Continuing my desire to showcase recipes from time to time of 'out-of-ordinary' features, I am today sharing one I've had now for some while, so long in fact I had almost forgotten about it. From my Shut Yo Mouth collection of fine food dishes comes this stew-like soup that is synonymous in fine dining establishment along the coast, especially in New Orleans, as say Gumbo and Oyster Soup. Y'all do remember another Shut Yo Mouth recipe on the subject a while back - Meat Pies? Well, the one below is actually requested.
After a somewhat lengthy conversation with my doctor, we began talking of dining establishments and of favorite foods, one of his being a bowl of Turtle Soup. Now there are many versions, most are thin, made of light broths and with bits of beef or veal but the ones that get our palates slippery are thick as Creole gravy and heartier than a bowl of grillades right from a boucherie's pot, French influenced of course. Now, the lip-smacker taste in a real delectable bowl of Turtle Soup, yup, is the use of real turtle meat and the snapping turtle variety is preferred. But these days, a good snapping cooter is hard to come by not to mention, turtles are being snatched up along the Mobile-Tensaw Delta faster than China's leader-in-waiting can throw a conniption fit, then are shipped off to Asian markets. Seems Asia has over-harvested it's share of cooters and that is why they are after ours.
See how the Asian market is affecting our turtles on al.com
Now from what I remember about Turtle Soup, ya just gotta start with a good dark roux followed of course by the trinity of southern cookery. Rich broth from only roasted cowan (that's Creole for turtle) maybe beef bones (or ox tails) thrown in for good measure, ripe juicy Creole fresh tomatoes must be added along with a few ingredients from your everyday Creole spice rack. And don't forget grated turtle eggs and a good kiss of a hot sauce made from vintage dry sherry and bird's-eye peppers. Well, that's what I remember but that don't mean it's what we might get. You see, I'm not in a turtle hunting mood and my nearest Asian market does not carry turtle meat. Sorry Doc. So here is the recipe with a few alternative suggestions to make a 'Mock Turtle Soup' which is still a very desirable, yet rich soup. Enjoy!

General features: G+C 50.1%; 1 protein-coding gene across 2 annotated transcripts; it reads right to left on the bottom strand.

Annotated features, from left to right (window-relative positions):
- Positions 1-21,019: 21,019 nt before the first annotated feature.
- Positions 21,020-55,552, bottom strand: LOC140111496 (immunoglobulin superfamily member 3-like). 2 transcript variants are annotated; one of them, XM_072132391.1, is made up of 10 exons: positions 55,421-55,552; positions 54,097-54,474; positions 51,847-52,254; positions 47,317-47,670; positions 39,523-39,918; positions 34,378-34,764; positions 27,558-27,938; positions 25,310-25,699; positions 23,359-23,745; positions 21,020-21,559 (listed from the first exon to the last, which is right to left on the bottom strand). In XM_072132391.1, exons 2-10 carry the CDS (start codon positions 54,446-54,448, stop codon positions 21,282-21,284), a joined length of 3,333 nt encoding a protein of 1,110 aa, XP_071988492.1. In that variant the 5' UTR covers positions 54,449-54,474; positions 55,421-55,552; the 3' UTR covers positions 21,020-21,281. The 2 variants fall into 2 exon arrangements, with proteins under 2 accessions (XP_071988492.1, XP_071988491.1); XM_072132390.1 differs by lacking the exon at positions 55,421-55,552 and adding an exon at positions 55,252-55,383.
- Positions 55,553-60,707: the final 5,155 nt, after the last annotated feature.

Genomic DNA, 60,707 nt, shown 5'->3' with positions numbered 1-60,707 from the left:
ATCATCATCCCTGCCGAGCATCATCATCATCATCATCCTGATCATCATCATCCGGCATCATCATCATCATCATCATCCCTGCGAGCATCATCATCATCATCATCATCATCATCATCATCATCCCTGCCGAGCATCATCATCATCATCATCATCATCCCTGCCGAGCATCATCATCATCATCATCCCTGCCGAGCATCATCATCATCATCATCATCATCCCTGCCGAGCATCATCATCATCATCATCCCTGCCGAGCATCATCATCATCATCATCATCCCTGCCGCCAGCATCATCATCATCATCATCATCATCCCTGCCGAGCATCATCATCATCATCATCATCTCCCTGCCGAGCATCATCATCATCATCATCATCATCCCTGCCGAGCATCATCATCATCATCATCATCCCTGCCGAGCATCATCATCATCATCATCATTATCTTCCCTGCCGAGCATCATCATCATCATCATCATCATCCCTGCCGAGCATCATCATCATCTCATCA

Creole Turtle Soup
This is a very complex soup as turtle meat can be dominating as well as bold in flavor. Some folks say turtles consist of seven varying flavors of meat and a really good soup will use all of these areas of the turtle.
2 sticks unsalted butter
3/4 cup all purpose flour
2 tablespoons butter
2 tablespoons olive oil
1 pound turtle meat cut into varying 1/4 to 1/2 inch cubes (or veal, chicken thighs, beef, alligator, maybe a little ham for flavoring)
2 medium white onions, finely diced
4 stalks of celery, finely diced
1/4 cup green bell pepper, finely diced
2 teaspoons minced garlic
1/4 cup green onion, finely sliced
2 bay leaves
pinch of allspice and cayenne
1 teaspoon crushed oregano
1/2 teaspoons crushed thyme
1/4 teaspoon dried Marjoram
1 1/2 pounds fresh Creole tomatoes, pureed (or about 6 medium very ripe on-the-vine type)
1 quart stock from roasted turtle (or oxtail and beef bones)
Salt and pepper to taste
1/4 cup fresh lemon juice
3 teaspoons finely chopped Italian parsley
3 hard boiled eggs, whites diced and yolks riced
1/2 cup Madeira wine or 1/4 cup dry sherry
lemon slices and finely chopped Italian parsley for garnishment
In a heavy bottomed skillet (preferably cast-iron), melt the 1 cup of butter over medium high heat. Whisk in the flour. Cook to make a peanut butter colored roux lifting the flour from the bottom with a flat-tip spatula. Be careful not to scorch when making roux with butter. Turn down heat as roux begins to darken stirring all while making it dark brown. Or, you can use my browned flour method (see Turkey Bone Gumbo) for a faster making roux. Set aside.
In a 5-quart saucepan, add the 2 tablespoons of butter along with the olive oil over high heat; add turtle meat. Cook stirring until the meat is brown. Add onions, celery, green pepper, garlic, green onion and seasonings. Lower heat to medium and cook until the vegetables are tender.
Stir in the tomato purée, lower heat and simmer for 10 minutes. Note: if your tomatoes are not meaty, add a tablespoon or two of canned tomato puree. Add the stock and simmer for about 1 1/2 hours or until the meat is tender. Remove bay leaves. Slowly stir in the roux and cook over low heat stirring until the soup thickens and is smooth. Correct seasoning with salt and pepper to taste. Add lemon juice and 3 teaspoons of parsley.
When ready to serve, add the riced egg yolks to the soup, stir to incorporate and ladle soup into bowls. Sprinkle the egg whites over the soup, add a lemon slice and a garnish of chopped parsley. Spoon the Madeira (4 teaspoons ea serving) or dry sherry (2 teaspoons) on the soup at the table.